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Les Marchés Publics de Montréal
March 20, 2018

Gastronomic Visit to a Sugar Bush

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Gastronomic Visit to a Sugar Bush
Sugaring-off time is synonymous with gastronomic pleasures, maple syrup, rolling up maple taffy on the snow, high quality sugar, with sharing and warm encounters among family and friends, and also with those who produce this genuine epicurean and cultural symbol that is Québec’s delicious maple syrup. With that in mind, we visited the sugar bush owned by the Lussier family of Jean Talon Market to help you discover the craft of the maple syrup producer, whose labour brings you the famous can of maple syrup!

Sugaring-off Time, Through the Seasons

For many of us, maple syrup season starts with the end of winter, when longer days and warmer weather announce the arrival of spring, but the work of maple syrup producers begins well before the month of March. For the Lussiers, it starts in November, because the trees must be prepared for the next season. In November, the work consists of checking and repairing equipment that may have been damaged by the weather, fallen branches and animals. Wood must also be cut and corded to boil the sap once production begins.

In January, after the holiday season, it’s time to start tapping. These are very hard and very physical working days for maple syrup producers, because the deep snow makes the work of tapping and moving around in the forest more difficult. Once all the trees have been tapped and tubed, it’s time to be patient while waiting for the sap to start running.

When the sap begins running and filling the tubs, and our excitement about tasting the first syrup of the year begins to mount, the maple syrup producers must stay vigilant in maintaining the taps and the tubing to ensure that they won’t lose a drop of sap if something breaks. Everyone hopes for cold nights and warm days, above zero, so that the sap runs in abundance.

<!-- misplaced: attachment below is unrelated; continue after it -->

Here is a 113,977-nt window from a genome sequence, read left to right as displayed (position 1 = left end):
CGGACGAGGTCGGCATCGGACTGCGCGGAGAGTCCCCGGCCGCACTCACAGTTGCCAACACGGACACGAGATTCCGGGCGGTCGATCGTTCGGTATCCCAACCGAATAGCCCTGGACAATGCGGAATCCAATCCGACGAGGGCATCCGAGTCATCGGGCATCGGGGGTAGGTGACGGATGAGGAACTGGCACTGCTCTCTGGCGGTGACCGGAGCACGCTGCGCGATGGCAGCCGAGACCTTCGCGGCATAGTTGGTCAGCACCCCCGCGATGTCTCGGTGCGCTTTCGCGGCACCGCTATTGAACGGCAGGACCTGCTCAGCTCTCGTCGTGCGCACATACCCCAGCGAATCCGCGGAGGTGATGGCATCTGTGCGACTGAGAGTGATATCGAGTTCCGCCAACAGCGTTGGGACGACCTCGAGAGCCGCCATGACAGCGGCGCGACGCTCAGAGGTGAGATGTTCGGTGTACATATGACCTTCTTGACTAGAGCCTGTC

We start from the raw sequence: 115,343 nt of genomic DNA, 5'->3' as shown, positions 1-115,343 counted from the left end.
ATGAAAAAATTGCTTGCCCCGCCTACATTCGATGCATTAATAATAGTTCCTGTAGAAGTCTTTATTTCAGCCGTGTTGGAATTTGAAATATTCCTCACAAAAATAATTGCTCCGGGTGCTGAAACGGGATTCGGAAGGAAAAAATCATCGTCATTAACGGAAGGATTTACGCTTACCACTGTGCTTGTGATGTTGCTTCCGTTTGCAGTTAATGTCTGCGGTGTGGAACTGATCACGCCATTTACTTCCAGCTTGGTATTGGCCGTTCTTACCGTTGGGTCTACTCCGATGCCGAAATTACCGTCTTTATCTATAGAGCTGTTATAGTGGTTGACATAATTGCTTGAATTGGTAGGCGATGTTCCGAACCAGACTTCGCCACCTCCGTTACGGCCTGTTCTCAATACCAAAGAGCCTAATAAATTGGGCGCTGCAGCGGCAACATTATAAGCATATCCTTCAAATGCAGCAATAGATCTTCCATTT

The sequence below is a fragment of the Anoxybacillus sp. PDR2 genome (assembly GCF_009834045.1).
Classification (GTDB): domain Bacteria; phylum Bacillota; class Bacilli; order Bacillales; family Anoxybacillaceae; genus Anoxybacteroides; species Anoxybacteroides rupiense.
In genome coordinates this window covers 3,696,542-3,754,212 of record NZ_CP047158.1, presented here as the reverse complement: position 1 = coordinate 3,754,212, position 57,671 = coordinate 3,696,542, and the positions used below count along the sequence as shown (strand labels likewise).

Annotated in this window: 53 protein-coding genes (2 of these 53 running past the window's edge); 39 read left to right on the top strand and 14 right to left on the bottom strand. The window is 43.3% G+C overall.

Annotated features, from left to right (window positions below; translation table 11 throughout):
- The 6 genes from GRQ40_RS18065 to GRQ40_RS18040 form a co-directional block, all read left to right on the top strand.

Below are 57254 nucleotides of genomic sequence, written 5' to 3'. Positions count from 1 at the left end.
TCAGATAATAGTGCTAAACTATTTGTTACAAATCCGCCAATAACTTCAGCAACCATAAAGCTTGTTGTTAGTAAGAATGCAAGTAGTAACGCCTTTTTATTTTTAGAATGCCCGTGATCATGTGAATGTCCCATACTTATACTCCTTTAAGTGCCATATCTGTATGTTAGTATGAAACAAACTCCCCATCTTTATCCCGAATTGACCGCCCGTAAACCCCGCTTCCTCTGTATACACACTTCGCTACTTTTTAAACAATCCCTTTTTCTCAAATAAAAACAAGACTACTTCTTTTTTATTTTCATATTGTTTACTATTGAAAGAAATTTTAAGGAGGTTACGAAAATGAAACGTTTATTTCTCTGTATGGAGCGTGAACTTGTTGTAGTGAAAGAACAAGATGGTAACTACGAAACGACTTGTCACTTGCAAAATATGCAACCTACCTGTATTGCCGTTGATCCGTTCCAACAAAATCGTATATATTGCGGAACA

When the sap has been gathered and boiled, the long-awaited moment arrives to taste the first syrup of the year and to transform it into delicious maple products.



Golden, Amber or Dark? It Depends on When the Sap Flows

Although dark syrup with a robust flavour is trendy now, according to the Lussiers, light syrup is perfect for making delicious maple butter. The colour of the syrup changes with the temperature and the progression of the season. The first sap, when the days are colder, makes a clearer syrup. As the season advances and the weather gets warmer, the sap becomes darker and the syrup that results is also darker. Every colour of syrup is good—it’s simply a question of taste.



Sugaring-off Time at Your Public Markets

Because sugaring-off time is the time of the year when we meet around the delicious aroma of boiling syrup, we invite you to join us to celebrate maple products in your markets. To learn about the activities that will be happening at your neighbourhood market, click here!

If you want to treat yourself and pick up some delicious maple products you can consult the list of all of the maple syrup producers in your markets to organize your next trip to the market.

For advice about your next purchase of a can of maple syrup, consult the article by Florence-Léa of Chic Frigo sans Fric, here.

Happy sugaring-off time!

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